The team constantly reiterates to partners the importance of adhering to social distancing norms. For this, it has limited the number of partners that can go to a store. Redundant activities and multiple tasks end up using too much of a partner’s bandwidth – something the team wants to avoid.
The hyperlocal delivery startup is for now focusing only on grocery and medicines; orders for all non-essentials have been stopped.
Also, users cannot order more than 10 items on the platform. Earlier, the app would display the closest store, but because of COVID-19, the closest store may not have availability. So, now the user can see the best store nearest to them, which carries the products s/he wants.
The platform also displays the last orders. For example, if someone has placed an order from an MK Retail store 10 minutes earlier, the next user will be aware that the store may have stock.
“We have started a crowd-sourced fund for our partners. Dunzo’s leadership team has contributed 50 to 100 percent of their salaries, and we have fulfilled 10 percent of our target with employee salaries. We are hoping to bring in more revenue to our 30,000 partners,” Kartik says.
The issue of delivery timelines
But while the demand has been high one of the reasons why the deliveries have been a problem is because the entire supply chain is frozen. If people haven’t been able to go to factories for production, and logistics isn’t allowed to move that freely, the products do not reach the stores.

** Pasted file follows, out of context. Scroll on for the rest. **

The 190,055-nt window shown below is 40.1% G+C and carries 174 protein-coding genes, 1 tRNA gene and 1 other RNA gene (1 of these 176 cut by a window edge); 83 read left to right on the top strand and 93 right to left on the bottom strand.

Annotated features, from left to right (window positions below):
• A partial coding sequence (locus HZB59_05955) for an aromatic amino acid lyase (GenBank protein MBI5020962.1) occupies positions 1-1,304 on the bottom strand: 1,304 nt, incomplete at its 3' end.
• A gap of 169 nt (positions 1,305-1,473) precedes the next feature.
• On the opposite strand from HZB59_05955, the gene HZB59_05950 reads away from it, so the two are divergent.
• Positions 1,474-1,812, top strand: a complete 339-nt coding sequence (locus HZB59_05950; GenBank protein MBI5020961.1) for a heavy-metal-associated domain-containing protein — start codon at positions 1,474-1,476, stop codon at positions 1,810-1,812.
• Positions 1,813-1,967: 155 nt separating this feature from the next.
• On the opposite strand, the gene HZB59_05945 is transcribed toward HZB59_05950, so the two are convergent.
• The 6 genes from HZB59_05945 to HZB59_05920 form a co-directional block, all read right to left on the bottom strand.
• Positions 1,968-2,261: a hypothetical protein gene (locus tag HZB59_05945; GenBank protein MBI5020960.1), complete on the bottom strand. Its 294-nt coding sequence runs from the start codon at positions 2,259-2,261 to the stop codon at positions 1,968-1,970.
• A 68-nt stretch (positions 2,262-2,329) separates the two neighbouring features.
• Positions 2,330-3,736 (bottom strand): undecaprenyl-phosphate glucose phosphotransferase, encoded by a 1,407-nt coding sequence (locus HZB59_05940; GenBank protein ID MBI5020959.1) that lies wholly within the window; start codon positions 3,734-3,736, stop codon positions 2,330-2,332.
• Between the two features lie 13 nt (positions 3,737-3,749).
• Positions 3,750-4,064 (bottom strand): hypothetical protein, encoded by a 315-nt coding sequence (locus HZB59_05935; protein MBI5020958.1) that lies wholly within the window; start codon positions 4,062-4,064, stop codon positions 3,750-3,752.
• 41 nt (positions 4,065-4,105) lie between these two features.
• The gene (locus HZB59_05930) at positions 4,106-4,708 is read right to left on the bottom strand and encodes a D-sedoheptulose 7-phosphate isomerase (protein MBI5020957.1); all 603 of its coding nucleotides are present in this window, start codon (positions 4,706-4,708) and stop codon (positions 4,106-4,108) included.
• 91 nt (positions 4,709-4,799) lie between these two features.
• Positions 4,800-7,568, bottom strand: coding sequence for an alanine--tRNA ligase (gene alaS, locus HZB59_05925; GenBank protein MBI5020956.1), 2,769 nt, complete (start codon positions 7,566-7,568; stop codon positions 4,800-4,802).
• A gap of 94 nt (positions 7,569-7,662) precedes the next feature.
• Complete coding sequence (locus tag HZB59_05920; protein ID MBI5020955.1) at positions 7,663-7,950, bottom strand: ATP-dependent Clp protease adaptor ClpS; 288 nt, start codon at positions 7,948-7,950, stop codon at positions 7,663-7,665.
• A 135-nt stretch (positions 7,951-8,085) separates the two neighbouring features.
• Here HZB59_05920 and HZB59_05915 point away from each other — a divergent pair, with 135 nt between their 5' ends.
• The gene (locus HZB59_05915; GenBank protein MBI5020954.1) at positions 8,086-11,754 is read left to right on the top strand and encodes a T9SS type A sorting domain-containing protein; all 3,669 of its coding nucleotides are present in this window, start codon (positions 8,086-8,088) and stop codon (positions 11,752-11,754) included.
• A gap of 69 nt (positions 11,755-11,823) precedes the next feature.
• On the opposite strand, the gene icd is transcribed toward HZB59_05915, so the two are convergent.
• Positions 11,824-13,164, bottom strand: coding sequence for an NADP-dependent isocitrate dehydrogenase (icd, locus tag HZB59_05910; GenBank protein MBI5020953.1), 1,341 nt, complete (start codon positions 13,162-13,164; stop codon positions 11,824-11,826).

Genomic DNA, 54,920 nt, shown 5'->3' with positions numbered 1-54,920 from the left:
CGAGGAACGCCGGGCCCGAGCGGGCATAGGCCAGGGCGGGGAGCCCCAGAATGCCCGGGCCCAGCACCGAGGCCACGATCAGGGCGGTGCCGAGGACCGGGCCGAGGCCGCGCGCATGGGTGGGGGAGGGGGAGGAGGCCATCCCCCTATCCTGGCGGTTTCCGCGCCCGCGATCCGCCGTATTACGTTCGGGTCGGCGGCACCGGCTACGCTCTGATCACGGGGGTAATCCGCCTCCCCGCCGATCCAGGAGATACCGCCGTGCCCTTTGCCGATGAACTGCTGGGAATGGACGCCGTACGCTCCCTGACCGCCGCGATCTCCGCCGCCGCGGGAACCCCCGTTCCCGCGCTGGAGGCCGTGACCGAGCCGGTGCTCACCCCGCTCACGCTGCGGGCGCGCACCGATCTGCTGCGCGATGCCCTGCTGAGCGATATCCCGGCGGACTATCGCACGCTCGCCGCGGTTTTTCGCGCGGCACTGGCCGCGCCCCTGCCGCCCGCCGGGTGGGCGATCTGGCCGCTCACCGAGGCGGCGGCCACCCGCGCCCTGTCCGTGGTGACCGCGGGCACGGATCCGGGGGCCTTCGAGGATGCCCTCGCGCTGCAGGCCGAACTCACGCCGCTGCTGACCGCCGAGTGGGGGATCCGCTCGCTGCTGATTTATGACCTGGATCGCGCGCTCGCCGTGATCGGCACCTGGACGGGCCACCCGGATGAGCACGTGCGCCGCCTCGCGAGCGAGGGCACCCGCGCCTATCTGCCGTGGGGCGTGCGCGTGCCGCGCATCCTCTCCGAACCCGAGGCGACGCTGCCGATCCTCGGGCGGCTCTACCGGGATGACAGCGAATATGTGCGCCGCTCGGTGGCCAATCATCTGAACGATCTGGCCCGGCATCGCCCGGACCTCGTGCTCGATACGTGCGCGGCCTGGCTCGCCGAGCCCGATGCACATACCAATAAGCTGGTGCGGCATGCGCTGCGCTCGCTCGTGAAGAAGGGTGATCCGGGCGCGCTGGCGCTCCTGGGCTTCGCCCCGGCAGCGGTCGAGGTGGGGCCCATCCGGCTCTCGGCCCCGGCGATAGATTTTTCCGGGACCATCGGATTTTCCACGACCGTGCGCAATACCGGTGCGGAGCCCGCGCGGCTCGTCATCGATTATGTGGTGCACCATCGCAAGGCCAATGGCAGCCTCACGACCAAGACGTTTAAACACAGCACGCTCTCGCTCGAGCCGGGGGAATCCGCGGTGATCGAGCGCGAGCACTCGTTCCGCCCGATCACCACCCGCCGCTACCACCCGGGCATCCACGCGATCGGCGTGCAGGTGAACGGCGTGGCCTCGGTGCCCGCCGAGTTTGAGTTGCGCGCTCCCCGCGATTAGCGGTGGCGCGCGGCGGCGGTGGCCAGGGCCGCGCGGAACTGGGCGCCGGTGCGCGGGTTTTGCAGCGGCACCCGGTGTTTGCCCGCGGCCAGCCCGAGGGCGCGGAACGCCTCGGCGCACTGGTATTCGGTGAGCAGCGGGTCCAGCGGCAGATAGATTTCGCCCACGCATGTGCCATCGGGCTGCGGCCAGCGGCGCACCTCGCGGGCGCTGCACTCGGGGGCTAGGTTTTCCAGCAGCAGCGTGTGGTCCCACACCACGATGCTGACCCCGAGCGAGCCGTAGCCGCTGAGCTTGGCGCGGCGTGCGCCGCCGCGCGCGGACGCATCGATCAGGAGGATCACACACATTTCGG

Kartik says the fact that people are buying essentials in bulk is adding to the problem. “Especially products like milk, bread, and eggs, there is a lot of hoarding that people end up doing,” he says.
The increase in store walk-in volumes and the fact that they are no longer open all day is compounding the problem. “Now, at the store, the walk-in customer ends up getting more priority, so invariably the delivery partner may have to wait longer than what he had to earlier,” Kartik adds.
Most employees have gone back to their hometowns or villages, meaning stores don’t have the bandwidth to even cater to standalone walk-ins let alone the surge in demand.
Working with the supply
The issues of stock-outs, high walk-ins, and low bandwidth continue. But Dunzo has been able to work hacks around that: talking to the store in advance and ensuring products are ready for pickup before the partner reaches.